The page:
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I
t is a huge world in many ways; diverse, ever changing. We no longer have "just our neighborhood" as our place of being. So we need more skills about living in a more diverse world. Businesses are global. Learning transcends all borders. Even our social lives stretch across the world, enabled by internet connections.

    • This involves
- awareness of cultural differences across any group of people we are interacting with. How much do we need to know?
- awareness of our own cultural assumptions. This builds on the self awareness competency.
- respect for all the cultures represented in our communities. This means less "either/or" and more "and." It means that there may be no "one way" to do things. Openness.
- willingness to learn from others about their own cultures and to model this learning in our communities.

The new hybrids**
It is also true that we are all stepping into an emerging new online culture. We may move from solely identifying with our geographic culture of origin and adopting and adapting from others. As an example, think of the youth who do have access and who live in a world that seamlessly spans online and offline, who play as easily with the youth next door as the youth around the globe. They are growing up in this new reality. And as access to broadband increases, one possible future scenario is that people select their culture, as much as grow up in it. Pretty wild.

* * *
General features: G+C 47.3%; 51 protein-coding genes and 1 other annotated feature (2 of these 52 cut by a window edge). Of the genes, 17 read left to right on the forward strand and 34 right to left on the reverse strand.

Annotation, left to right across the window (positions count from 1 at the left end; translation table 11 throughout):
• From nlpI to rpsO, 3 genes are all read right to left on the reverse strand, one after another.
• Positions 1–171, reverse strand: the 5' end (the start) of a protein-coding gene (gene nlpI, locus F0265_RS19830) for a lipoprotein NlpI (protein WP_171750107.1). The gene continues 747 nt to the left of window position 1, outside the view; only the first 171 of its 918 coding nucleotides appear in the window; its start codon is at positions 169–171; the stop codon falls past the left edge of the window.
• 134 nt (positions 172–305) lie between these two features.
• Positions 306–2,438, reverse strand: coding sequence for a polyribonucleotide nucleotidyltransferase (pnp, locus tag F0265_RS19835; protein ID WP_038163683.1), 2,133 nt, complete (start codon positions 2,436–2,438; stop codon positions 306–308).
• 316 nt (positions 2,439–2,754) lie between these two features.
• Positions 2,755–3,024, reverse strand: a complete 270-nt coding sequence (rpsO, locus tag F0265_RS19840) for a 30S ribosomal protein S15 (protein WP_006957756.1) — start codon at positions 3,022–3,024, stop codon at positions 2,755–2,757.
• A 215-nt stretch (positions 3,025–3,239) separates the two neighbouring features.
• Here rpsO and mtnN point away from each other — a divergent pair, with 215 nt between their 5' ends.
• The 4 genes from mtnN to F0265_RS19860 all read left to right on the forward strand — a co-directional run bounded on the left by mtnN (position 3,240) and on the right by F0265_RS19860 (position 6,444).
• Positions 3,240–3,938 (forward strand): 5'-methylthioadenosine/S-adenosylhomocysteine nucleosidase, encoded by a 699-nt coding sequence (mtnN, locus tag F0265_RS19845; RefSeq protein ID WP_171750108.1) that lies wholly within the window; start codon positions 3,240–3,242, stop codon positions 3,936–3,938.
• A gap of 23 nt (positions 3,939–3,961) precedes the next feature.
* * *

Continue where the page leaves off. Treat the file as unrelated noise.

So how do we shape this together? How do we get from "here" to "there" to enable useful interactions online across cultural traditions without erasing those very traditions.

For example,
  1. What are our cultural assumptions concerning self-disclosure?
  2. What are the technological implications of our cultural assumptions concerning oral and written communication?
  3. What about cultural assumptions concerning collaborative and individual learning?

This one is also very tied to the Self Awareness competency

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